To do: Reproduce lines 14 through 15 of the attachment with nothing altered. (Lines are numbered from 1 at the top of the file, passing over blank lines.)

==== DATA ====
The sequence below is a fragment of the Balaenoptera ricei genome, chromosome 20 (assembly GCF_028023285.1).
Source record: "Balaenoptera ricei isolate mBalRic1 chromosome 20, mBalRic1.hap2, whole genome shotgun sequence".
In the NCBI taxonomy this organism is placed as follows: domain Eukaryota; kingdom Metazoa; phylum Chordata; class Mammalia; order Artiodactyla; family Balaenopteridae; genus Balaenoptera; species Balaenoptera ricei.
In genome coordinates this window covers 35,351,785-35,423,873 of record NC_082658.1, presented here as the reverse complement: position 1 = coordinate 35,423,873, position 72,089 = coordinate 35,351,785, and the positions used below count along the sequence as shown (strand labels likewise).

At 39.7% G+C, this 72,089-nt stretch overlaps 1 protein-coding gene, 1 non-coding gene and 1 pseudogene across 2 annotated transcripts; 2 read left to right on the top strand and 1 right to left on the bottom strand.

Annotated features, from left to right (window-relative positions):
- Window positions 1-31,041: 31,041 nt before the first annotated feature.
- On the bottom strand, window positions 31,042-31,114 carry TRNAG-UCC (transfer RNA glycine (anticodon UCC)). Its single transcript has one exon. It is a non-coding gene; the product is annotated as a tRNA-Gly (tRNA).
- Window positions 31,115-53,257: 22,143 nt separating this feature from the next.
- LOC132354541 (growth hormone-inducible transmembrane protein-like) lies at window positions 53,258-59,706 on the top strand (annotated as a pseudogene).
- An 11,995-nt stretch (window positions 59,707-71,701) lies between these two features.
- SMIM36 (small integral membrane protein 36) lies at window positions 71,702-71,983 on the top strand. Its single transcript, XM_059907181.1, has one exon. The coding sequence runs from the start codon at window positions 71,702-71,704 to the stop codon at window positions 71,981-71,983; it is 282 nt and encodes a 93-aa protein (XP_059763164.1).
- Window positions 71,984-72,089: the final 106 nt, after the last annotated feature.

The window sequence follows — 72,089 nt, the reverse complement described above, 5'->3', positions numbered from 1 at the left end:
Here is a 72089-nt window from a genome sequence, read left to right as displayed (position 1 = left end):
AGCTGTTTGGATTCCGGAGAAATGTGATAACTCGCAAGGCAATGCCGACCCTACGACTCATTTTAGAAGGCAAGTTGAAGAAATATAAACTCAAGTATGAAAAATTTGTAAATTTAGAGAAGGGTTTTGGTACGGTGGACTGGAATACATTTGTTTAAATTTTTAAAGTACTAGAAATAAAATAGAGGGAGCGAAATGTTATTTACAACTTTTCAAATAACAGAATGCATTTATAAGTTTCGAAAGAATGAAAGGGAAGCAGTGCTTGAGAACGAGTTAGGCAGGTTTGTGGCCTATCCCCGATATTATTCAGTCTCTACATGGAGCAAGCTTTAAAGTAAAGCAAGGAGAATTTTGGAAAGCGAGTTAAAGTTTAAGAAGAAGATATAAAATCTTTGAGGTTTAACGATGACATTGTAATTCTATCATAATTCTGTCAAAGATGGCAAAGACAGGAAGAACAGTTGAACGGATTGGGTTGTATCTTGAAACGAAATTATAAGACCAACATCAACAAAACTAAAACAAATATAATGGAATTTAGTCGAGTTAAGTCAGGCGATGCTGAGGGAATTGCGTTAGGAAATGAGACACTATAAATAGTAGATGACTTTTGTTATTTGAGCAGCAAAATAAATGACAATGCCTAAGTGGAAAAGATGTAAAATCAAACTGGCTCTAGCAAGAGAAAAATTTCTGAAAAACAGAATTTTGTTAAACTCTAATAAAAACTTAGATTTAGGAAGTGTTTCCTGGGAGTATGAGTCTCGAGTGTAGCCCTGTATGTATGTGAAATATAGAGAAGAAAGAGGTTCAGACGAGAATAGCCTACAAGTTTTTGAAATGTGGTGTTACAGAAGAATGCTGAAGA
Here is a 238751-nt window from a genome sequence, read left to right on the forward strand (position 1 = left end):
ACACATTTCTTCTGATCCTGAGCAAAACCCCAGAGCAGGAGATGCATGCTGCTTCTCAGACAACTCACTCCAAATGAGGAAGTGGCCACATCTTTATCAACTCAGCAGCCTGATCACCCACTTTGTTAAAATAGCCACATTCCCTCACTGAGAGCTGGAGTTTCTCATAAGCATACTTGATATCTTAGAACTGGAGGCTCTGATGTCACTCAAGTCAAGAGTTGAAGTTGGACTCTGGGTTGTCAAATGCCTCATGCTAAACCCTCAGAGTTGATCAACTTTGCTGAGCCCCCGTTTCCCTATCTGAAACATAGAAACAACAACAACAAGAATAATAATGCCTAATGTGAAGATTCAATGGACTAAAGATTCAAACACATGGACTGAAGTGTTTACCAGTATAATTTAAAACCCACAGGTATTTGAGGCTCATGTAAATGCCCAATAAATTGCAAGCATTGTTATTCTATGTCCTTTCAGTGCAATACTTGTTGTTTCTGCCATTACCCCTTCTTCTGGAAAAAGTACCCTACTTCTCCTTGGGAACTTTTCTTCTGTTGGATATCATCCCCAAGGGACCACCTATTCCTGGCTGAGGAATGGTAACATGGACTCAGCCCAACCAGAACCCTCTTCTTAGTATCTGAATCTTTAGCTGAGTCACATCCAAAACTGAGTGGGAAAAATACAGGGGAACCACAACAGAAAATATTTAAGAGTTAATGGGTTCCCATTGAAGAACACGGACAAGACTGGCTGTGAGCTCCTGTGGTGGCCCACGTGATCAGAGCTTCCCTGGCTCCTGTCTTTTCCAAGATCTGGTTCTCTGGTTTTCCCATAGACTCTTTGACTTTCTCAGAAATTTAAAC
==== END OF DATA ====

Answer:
The window sequence follows — 72,089 nt, the reverse complement described above, 5'->3', positions numbered from 1 at the left end:
Here is a 72089-nt window from a genome sequence, read left to right as displayed (position 1 = left end):